The Draft Patent Office Manual on the Indian Patent Office website lists a few examples of kinds of inventions that fall in the scope of Section 3(b). Clearly, the list does not include “price” as one of such factors. According to analysts, if such would have been the consideration of the legislature at the time of framing section 3(b), price-related issues should also have been clearly included in this section or such interpretation should have been given in draft manual. Also, if the drug has been so offending to the public order or morality, the drug should have been banned in toto from sale in the country and should not have been allowed for sale in the country under the exclusive marketing rights provisions.

After the grant of a patent, there are legal provisions available to Indian Government to restrain the Patentee from abuse of a patent. An invention which is not available to the public in sufficient quantity and at affordable price can be compulsorily licensed under these provisions of Indian Patents Act. Further, Section 3 of the Essential Commodities Act1955 also empowers the Indian Government to control and regulate production, supply, distribution and prices of essential commodities including drugs.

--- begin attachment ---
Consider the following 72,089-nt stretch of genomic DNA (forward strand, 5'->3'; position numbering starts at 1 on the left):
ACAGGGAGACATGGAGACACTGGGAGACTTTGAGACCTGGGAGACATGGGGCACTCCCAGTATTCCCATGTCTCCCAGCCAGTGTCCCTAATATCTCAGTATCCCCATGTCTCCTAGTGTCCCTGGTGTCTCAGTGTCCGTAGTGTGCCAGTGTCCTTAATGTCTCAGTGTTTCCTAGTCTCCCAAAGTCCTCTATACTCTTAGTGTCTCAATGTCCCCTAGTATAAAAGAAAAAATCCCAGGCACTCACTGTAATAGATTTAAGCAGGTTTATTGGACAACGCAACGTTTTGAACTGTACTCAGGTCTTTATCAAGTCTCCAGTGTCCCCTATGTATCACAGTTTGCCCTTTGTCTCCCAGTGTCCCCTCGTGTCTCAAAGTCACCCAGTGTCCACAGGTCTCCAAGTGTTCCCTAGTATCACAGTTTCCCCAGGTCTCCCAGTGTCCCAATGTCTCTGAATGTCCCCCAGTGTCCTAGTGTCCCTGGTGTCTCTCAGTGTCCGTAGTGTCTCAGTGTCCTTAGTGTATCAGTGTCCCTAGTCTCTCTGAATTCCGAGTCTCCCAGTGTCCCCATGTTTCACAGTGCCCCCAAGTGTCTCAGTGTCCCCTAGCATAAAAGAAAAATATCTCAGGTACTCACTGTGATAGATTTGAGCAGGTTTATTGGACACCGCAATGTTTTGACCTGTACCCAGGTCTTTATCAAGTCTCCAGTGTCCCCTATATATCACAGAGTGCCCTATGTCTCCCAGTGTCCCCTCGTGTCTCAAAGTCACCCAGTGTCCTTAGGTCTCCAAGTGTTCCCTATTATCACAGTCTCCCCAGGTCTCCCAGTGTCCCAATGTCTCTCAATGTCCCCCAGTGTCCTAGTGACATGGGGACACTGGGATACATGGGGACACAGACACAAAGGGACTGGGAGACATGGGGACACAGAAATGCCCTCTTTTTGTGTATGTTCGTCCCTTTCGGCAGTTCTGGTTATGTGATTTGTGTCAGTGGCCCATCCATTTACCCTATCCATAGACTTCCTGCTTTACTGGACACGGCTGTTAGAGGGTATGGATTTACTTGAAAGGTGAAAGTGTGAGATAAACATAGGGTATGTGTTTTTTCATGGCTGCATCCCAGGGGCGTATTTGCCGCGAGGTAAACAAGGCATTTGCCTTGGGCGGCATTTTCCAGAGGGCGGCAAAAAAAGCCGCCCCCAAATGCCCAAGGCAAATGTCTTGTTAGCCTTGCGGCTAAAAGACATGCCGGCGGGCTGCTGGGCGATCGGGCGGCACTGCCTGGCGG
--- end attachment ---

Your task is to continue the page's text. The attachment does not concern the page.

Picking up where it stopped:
The originator drug companies claim that cost of new drug development can range from US$800 million to more than US$1.5 billion, which it claims justifies the high prices of branded drugs. According to an estimate, one out of five drugs that enter the clinical testing stage receive regulatory approval in the United States and are finally marketed. Though these figures are questionable in the majority of cases, the high cost is due to conducting research and trials in high-cost economies, while a majority of potential users are in below povertylevel economies.